A 49% uptick in the amount of extra tax collected from investigations into large corporates shifting profits overseas is an indicator that HMRC is ramping up its scrutiny multi-national tax avoidance arrangements, according to specialist law firm Pinsent Masons.
“HMRC is now much more aggressive in tackling what it sees as artificial profit shifting, and much more stringent in its interpretation of what makes an acceptable transfer pricing arrangement,” said Steven Porter, partner and head of tax disputes and investigations at Pinsent Masons.
According to new figures from the 2020/21 tax year, the amount of extra tax collected from transfer pricing investigations into multinational corporates increased from £1.45bn to £2.16bn – HMRC’s highest yield on record.
HMRC suspects that the practice of transfer pricing accounting results in some large businesses artificially reducing their tax liabilities in the UK.
However, the increased scrutiny has made it increasingly difficult for large corporates to shift profits to lower tax jurisdictions such as the Republic of Ireland, according to Pinsent Masons, with businesses advised to be more diligent if they intend to continue using such schemes.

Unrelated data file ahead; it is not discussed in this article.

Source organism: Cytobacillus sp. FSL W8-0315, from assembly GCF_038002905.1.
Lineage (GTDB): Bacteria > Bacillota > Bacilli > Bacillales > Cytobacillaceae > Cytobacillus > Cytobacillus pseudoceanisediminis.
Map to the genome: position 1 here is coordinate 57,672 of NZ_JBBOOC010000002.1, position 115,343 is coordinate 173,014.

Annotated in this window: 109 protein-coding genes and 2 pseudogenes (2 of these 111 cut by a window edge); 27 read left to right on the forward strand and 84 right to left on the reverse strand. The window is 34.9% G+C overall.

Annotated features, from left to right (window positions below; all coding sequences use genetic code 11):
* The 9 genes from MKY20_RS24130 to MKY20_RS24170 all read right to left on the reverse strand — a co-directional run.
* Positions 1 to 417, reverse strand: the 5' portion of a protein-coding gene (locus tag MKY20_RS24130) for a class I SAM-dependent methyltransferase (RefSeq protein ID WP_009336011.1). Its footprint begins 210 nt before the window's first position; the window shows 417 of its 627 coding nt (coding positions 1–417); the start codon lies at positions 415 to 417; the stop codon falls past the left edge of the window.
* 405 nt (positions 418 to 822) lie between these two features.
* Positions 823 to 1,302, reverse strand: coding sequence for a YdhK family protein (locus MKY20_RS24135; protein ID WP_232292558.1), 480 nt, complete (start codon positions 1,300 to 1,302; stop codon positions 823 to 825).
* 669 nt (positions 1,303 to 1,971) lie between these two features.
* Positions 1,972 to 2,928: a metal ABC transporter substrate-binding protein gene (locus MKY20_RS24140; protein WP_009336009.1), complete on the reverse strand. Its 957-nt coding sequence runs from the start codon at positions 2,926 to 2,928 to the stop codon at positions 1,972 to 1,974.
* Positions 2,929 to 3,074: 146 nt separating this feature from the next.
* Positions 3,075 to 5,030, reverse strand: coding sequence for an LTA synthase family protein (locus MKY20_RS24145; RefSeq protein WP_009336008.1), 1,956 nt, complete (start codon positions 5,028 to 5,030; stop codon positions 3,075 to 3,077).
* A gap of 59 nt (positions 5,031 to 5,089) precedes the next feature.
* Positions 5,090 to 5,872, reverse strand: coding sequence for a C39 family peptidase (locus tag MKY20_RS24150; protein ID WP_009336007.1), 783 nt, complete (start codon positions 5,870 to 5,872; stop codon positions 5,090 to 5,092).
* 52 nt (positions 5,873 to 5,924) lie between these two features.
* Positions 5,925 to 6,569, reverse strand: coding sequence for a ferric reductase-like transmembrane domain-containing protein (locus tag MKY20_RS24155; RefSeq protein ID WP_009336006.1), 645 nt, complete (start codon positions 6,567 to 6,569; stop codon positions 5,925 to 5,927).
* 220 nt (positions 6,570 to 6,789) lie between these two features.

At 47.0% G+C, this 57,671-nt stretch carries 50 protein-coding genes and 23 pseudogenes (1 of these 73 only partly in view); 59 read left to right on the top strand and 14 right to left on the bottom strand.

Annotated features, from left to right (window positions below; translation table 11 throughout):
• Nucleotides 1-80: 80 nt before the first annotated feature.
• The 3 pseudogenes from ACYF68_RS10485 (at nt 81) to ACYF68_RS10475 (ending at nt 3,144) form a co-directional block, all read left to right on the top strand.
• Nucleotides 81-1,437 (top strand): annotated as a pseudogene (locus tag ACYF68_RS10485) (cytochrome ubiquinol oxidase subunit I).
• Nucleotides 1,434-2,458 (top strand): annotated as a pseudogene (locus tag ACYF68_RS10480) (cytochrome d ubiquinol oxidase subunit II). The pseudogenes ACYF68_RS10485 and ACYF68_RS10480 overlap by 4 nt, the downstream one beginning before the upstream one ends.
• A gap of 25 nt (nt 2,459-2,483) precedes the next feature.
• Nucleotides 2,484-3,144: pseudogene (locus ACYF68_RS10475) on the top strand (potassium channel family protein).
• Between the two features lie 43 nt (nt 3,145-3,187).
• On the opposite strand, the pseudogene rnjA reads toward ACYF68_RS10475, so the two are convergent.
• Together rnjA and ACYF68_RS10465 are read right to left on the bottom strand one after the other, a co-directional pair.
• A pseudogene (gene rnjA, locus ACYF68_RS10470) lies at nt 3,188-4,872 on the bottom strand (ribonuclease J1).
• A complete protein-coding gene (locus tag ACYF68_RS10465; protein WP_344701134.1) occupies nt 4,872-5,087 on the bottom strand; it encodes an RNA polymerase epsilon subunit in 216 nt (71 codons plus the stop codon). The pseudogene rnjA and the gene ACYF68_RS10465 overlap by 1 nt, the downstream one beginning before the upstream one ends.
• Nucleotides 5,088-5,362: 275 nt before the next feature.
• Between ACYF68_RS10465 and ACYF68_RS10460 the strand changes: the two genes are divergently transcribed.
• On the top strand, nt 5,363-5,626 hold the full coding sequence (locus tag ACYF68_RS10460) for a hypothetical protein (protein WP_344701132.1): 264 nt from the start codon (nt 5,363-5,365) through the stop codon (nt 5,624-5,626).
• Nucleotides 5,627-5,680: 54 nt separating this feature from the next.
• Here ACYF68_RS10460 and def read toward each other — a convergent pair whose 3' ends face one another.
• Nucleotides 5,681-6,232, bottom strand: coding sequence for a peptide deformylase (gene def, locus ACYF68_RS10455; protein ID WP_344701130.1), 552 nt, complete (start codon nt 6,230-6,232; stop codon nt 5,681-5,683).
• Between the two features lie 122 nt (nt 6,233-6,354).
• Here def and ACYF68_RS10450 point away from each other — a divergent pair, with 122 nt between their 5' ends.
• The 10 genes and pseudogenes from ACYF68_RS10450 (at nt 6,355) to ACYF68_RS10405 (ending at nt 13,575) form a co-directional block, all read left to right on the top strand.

“It is critically important that any intra-group transfers are supported by appropriate economic reports and that the arrangements that are in play are actually operated in the manner that the group intends them to be when established,” Porter said.
While typically settled out of court, HMRC has stated that it will now consider multinationals’ transfer pricing strategies for criminal investigation where applicable.
“We currently have live investigations involving some very large corporates where individuals within those companies have lied to us,” said Simon York, director of HMRC’s Fraud Investigation Service, speaking during the Hansuke Financial Services Tax Conference in November 2020.
“Let’s say a large organisation is talking to us about transfer pricing as a civil tax discussion, but in the course of that some false documents are provided or lies told, then absolutely we would go down the criminal route there in relation to those individuals no matter how senior they are.”
HMRC officially confirmed this to the Financial Times in January 2021, stating that a “small percentage” of large businesses were under [criminal] investigation, with the first having been opened in 2018.
“Where HMRC believes companies have been dishonest in their use of transfer pricing in order to deliberately hide profits, officials have made it clear they will consider criminal prosecution,” said Andrew Sackey, partner at Pinsent Masons and former head of corporate criminal investigations in HMRC’s Fraud Investigation Service.
“If found guilty, individuals face custodial sentences, and multinationals face the prospect of a protracted investigation and if convicted, an unlimited fine and significant reputational damage.”